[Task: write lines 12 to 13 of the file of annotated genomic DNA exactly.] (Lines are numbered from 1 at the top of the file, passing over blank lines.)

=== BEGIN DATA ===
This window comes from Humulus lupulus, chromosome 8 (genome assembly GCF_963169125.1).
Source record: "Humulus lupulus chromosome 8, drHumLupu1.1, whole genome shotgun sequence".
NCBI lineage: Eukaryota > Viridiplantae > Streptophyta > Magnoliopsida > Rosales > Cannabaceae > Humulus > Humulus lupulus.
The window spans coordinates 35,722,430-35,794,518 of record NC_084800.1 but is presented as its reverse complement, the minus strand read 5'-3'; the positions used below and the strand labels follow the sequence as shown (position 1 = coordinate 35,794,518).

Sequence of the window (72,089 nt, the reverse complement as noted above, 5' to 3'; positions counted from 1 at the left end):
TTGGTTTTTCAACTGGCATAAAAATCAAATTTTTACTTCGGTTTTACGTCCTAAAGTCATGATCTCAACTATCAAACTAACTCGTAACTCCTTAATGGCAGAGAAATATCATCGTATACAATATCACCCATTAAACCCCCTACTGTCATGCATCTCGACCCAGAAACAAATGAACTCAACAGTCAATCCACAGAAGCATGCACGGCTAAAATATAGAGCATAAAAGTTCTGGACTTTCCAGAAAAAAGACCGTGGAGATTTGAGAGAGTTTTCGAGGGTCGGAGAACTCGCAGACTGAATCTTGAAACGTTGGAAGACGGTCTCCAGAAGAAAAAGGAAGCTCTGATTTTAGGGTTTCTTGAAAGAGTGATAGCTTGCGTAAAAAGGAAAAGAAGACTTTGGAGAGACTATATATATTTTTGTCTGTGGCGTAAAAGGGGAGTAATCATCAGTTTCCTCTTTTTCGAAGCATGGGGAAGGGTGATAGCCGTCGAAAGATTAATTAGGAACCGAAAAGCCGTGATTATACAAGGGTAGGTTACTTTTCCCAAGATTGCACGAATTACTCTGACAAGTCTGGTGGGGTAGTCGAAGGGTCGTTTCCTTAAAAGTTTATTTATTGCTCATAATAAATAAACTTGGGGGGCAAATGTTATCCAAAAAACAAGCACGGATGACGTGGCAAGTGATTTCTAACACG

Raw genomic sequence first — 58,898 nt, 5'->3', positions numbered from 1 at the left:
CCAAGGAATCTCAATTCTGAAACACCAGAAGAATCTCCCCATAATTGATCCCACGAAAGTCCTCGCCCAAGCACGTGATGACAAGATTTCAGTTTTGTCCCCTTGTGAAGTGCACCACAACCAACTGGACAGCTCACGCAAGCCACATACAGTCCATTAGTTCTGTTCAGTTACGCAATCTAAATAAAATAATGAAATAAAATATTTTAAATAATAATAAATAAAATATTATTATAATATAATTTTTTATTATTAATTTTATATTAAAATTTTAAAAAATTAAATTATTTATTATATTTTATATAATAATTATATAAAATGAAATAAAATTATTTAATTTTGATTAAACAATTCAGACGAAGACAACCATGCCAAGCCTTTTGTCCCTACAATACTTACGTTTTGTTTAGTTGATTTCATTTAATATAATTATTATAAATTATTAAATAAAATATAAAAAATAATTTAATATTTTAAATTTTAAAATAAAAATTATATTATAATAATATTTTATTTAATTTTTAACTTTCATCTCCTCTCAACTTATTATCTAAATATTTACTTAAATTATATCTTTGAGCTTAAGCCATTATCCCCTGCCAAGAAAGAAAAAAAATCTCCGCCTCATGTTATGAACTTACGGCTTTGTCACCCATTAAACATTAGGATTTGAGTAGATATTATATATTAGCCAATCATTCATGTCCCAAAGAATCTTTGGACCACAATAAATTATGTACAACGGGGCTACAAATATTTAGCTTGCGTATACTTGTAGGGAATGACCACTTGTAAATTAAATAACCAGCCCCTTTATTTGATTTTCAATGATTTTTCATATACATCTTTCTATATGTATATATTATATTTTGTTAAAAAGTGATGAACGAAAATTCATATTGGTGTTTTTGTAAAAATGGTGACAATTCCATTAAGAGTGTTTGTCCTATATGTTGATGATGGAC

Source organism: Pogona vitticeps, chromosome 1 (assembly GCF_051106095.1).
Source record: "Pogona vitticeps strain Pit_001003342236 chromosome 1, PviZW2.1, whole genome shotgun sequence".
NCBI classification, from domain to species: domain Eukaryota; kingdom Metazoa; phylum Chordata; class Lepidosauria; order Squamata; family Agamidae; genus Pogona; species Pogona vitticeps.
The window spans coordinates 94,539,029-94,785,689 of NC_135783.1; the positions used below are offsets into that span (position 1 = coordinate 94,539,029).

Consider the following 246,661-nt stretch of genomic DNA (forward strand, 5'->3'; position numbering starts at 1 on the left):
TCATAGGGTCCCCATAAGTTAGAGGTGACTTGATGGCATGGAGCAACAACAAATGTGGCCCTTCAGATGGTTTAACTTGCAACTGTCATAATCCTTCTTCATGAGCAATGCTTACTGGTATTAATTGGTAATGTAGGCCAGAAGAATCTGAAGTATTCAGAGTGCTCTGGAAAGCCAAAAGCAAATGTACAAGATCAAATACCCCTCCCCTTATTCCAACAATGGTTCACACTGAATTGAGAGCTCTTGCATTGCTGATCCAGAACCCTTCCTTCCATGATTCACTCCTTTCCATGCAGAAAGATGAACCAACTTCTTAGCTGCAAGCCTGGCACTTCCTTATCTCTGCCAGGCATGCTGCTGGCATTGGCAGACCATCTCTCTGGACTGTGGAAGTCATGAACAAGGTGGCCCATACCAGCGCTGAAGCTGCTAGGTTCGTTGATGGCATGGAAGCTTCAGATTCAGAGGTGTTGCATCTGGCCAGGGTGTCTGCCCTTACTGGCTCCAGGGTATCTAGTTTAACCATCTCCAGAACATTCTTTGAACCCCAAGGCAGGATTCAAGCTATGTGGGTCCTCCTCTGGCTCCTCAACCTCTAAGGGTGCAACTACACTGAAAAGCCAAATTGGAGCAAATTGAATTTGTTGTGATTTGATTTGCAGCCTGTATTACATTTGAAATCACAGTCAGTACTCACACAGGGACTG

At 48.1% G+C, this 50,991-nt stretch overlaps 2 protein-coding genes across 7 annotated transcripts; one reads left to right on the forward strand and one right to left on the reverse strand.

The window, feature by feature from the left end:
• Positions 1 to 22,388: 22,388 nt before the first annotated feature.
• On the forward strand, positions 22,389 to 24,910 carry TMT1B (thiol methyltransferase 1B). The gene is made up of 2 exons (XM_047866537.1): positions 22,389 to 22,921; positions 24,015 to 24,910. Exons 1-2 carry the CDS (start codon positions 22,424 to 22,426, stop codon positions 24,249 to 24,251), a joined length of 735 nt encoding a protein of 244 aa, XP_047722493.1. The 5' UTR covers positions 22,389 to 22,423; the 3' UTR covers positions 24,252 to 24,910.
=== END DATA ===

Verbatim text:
The window spans coordinates 94,539,029-94,785,689 of NC_135783.1; the positions used below are offsets into that span (position 1 = coordinate 94,539,029).

Consider the following 246,661-nt stretch of genomic DNA (forward strand, 5'->3'; position numbering starts at 1 on the left):